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UBS to Buy Credit Suisse in Unprecedented Global Response by Central Banks

On the 19th of March, several of the world’s largest central banks collaborated to prevent a banking crisis from spreading.

Swiss authorities convinced UBS Group AG to acquire Credit Suisse Group AG for a historic price of 3 billion Swiss francs ($3.23 billion) and to take on potential losses of up to $5.4 billion.

The deal is expected to be finalized by the end of 2023 and is supported by a significant Swiss guarantee. In response to this news, the U.S. Federal Reserve, the European Central Bank, and other major central banks issued statements to reassure markets that have been impacted by a banking crisis that began with the collapse of two regional U.S. banks earlier this month.

The futures for S&P 500 and Nasdaq both increased by 0.4%, but later decreased slightly from earlier gains.

New Zealand experienced a drop in the opening, and Australian shares experienced a loss of 0.5%. Although the safe-haven dollar lost value compared to the euro and Sterling, it gained value compared to the yen. The pressure on UBS played a role in securing the deal on Sunday.

According to Reuters, UBS Chair Colm Kelleher spoke to analysts on a conference call and stated that it was a momentous day in Switzerland, and one they had hoped would never happen.

Kelleher emphasized that while UBS did not initiate discussions, the transaction would be financially beneficial to UBS shareholders.

UBS CEO Ralph Hamers acknowledged that there were still many unknowns that needed to be resolved. Hamers apologized for any unanswered questions and expressed his willingness to provide further clarification.

In a coordinated effort to increase market liquidity, central banks in Canada, England, Japan, the European Union, Switzerland, and the U.S. Federal Reserve responded with a global initiative not seen since the pandemic’s height.

The European Central Bank committed to providing loans to support euro zone banks if needed and praised the Swiss rescue of Credit Suisse as instrumental in restoring stability.

Fed Chair Jerome Powell and U.S. Treasury Secretary Janet Yellen welcomed the Swiss authorities’ announcement, as did the Bank of England.

Lloyd Blankfein, the former chairman and CEO of Goldman Sachs Group, noted that the financial sector’s greater risk environment leads to the conservation of capital, less risk-taking, more conservative investing and lending, and lower growth.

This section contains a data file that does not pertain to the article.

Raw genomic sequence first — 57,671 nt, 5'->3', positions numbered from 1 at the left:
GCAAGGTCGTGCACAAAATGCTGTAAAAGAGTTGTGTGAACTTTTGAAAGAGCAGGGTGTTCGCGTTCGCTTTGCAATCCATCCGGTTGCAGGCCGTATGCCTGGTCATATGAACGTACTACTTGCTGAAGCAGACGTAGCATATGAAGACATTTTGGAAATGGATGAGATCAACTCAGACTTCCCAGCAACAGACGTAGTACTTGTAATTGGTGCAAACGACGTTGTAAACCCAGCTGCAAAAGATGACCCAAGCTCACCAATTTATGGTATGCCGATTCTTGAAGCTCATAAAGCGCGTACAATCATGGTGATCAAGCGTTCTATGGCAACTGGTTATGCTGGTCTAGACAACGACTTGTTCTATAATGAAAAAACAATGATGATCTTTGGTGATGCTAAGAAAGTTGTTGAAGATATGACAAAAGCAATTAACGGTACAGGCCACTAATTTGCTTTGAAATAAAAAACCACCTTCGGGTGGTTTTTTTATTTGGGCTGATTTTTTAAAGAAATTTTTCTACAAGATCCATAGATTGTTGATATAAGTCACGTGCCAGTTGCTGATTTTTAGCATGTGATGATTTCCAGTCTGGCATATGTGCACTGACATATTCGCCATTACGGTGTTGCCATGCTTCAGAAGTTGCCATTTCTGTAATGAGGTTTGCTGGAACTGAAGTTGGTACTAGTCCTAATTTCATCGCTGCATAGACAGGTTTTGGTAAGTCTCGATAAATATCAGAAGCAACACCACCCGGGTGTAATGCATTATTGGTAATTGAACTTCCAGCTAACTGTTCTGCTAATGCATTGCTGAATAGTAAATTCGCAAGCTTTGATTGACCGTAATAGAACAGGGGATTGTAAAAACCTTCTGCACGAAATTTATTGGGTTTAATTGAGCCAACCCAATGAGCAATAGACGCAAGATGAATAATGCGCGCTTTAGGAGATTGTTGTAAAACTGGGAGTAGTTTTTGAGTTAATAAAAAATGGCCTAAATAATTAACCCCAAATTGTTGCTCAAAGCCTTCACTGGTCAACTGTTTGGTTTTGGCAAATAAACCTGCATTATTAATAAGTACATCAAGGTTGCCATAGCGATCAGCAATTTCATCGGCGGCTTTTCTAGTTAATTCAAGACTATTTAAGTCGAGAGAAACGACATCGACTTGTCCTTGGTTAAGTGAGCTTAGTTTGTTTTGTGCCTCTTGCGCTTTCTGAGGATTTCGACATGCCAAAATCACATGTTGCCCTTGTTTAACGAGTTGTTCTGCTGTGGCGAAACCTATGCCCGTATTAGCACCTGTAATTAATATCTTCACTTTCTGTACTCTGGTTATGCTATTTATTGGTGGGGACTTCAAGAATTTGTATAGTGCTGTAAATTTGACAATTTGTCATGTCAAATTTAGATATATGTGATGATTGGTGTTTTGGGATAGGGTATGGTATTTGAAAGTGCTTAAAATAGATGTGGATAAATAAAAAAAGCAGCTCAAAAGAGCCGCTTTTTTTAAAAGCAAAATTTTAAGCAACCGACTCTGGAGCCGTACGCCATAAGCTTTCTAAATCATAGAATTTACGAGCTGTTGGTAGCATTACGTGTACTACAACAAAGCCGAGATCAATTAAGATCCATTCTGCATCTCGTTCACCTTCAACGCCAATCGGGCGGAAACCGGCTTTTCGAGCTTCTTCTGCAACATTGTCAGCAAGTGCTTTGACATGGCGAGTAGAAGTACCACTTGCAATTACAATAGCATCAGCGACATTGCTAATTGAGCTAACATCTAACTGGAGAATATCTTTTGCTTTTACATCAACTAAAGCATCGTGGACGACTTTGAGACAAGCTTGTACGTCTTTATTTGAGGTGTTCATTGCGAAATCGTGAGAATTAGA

He pointed out that although some banks have struggled with poorly managed, concentrated risk, the overall banking system is well capitalized and more tightly regulated than in previous challenging times.

Following the collapse of Silicon Valley Bank and Signature Bank, efforts to support the banking sector have been made in Europe and the United States.

Although some investors cautiously welcomed the measures taken over the weekend, they remain watchful of any lingering issues that may be present.

Brian Jacobsen, a senior investment strategist at Allspring Global Investments, stated that if markets do not detect any other problems, the initiatives taken should have a positive effect.

Although several large banks deposited $30 billion into First Republic Bank (FRC.N) to assist the institution following the failures of Silicon Valley and Signature Bank, U.S. bank stocks remained under pressure, indicating that issues persist within the U.S. banking sector.

On Sunday, S&P Global downgraded First Republic’s credit ratings to even lower levels of junk status, citing doubts that the deposit infusion would address its liquidity concerns.

However, a U.S. official stated that U.S. bank deposits have stabilized, with some experiencing a slowdown or reversal of outflows.

The official also mentioned that the problems at Credit Suisse are unrelated to recent deposit runs on U.S. banks, and that U.S. banks have limited exposure to Credit Suisse.

In the meantime, the U.S. Federal Deposit Insurance Corp (FDIC) is preparing to restart the sale process for Silicon Valley Bank (SIVB.O), with a potential breakup of the lender being considered, according to individuals familiar with the situation.

The intervention

In response to fears of contagion in the European banking sector, major central banks, including the Fed and ECB, have intervened to enhance market liquidity.

The move was greeted with a degree of risk appetite in the markets, with several currencies rising against the dollar. However, analysts warn that it is too soon to signal an all-clear, and UBS’s decision to wind down Credit Suisse’s investment bank, resulting in thousands of job losses, may have wider repercussions.

The Swiss central bank has pledged 100 billion Swiss francs ($108 billion) in liquidity assistance, with Credit Suisse shareholders receiving 1 UBS share for every 22.48 Credit Suisse shares held.

Some Credit Suisse bondholders will be major losers in the deal, with bonds worth $17 billion being valued at zero, causing anger among some debt holders.

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